First patient treated in neuralstem phase 1 spinal cord injury stem cell trial.
GERMANTOWN, Md" October 9, 2014--Neuralstem, Inc. (NYSE MKT: CUR) announced that the first patient was treated last week in the Phase 1 trial testing NSI-566 human neural stem cells in the treatment of chronic spinal cord injury (cSCI) at the UC San Diego School of Medicine.
The patient has been discharged from the hospital.
The NSI-566/cSCI Phase 1 trial will treat four patients who have thoracic spinal cord injuries (T2T12) with stem cell transplants directly into the region of the injury, between one and two years post-injury.
All of the patients have an American Spinal Injury Association (AIS) grade A level of impairment, which is complete paralysis with no motor or sensory function in the relevant segments at and below the injury. The trial is under the direction of principal investigator (PI) Joseph Ciacci.
Much of the preclinical work with the NSI-566 cells in spinal cord injury was conducted at UC San Diego School of Medicine by Martin Marsala.
According to company executives, the therapeutic mechanism of action for the neural stem cell transplantation in chronic spinal cord injury is for the transplant to "bridge the circuitry gap" in the cord which resulted from the injury.
To return meaningful function to the patients, existing nerves from above the injury will need to traverse and connect to the intact area below the injury.
The new nerves generated from the transplant itself can connect to the host cord above and below the injury and contribute to the rebuilding of the damaged circuitry, as demonstrated in animal studies (Lu, Gorp).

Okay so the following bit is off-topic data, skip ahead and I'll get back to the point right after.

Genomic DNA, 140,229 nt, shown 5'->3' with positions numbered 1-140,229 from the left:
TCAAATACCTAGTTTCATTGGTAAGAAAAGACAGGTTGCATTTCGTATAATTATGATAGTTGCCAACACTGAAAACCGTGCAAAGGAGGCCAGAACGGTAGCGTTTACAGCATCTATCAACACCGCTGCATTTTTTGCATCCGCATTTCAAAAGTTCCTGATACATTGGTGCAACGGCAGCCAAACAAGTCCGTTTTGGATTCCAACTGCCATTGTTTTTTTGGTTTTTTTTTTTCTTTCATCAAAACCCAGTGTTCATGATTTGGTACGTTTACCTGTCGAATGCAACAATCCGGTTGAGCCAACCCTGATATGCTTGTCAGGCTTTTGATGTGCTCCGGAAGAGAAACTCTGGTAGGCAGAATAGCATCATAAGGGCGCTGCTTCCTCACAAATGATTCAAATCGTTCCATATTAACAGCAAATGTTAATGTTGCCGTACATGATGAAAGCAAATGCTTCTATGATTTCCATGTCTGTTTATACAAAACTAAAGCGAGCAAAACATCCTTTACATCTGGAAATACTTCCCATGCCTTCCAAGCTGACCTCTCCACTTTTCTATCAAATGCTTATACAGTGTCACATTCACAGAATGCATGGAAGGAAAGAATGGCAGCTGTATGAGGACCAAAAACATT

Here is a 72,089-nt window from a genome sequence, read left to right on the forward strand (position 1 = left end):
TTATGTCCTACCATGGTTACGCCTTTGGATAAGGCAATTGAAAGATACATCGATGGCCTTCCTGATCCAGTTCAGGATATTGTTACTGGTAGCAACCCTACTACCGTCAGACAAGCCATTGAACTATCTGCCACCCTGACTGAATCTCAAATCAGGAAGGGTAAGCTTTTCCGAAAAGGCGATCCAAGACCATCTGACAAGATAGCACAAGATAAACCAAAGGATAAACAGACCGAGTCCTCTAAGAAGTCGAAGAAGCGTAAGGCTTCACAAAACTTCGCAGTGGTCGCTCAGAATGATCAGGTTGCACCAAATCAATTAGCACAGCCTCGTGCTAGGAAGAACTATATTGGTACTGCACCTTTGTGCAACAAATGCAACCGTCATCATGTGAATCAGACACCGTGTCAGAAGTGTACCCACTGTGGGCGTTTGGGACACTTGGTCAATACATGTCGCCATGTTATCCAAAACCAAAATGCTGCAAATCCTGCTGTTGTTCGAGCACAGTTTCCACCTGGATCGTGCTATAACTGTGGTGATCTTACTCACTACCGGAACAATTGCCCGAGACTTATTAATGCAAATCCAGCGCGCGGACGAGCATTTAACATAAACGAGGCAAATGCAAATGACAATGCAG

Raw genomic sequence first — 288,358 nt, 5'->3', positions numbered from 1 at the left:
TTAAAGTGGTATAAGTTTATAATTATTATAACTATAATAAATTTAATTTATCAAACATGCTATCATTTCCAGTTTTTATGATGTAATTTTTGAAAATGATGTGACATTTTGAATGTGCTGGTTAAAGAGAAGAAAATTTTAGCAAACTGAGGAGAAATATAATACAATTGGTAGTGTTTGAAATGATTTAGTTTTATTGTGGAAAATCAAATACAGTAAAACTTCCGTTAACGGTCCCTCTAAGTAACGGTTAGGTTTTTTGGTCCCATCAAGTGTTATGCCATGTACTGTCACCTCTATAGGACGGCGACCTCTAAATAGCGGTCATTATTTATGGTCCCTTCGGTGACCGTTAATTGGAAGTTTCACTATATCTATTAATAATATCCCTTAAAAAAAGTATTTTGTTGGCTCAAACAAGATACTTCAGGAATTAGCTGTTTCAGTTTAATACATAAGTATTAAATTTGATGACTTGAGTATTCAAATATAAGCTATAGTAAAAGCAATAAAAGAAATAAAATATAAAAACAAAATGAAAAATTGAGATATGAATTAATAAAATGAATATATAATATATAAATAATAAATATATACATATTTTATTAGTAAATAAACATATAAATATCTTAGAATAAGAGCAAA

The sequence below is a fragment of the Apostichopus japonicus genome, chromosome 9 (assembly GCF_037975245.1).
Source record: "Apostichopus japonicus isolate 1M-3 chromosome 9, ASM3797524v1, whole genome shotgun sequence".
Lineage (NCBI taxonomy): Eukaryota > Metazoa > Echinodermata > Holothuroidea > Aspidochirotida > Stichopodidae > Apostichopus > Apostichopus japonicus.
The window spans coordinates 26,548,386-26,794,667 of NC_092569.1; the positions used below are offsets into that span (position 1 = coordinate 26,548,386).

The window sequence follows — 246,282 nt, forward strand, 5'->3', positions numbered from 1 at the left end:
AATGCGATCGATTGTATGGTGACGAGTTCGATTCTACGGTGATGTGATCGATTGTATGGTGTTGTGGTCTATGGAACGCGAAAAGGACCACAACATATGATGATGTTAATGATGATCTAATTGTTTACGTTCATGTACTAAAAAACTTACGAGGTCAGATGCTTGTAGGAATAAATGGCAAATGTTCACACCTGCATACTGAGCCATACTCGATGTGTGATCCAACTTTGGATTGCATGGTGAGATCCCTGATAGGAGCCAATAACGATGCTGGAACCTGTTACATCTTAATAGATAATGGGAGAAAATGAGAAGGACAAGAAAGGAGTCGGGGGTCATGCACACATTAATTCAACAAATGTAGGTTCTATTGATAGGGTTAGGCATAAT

This structural repair by NSI-566 in chronic SCI patients will be in addition to the neuroprotective factor expression demonstrated in ALS patients who have undergone transplantation with the same cells.
This clinical trial, funded by Neuralstem, was launched and supported by the UC San Diego Sanford Stem Cell Clinical Center.
The goal of the study is to evaluate the safety of transplanting neural stem cells into the spine for what could one day be a treatment for spinal cord injuries.
The study's immediate goal, however, is to determine whether injecting these neural stem cells into the spine of patients with spinal cord injury is safe.
There are more than 10,000 new spinal cord injuries (SCI) in the U.S. each year.
|Printer friendly Cite/link Email Feedback|
|Title Annotation:||In The Clinic|
|Publication:||Stem Cell Lab World|
|Date:||Oct 20, 2014|
|Previous Article:||Preliminary data from bioheart Phase 1 angel trial.|
|Next Article:||Access BIO to support clinical advancement of disc stem cell program.|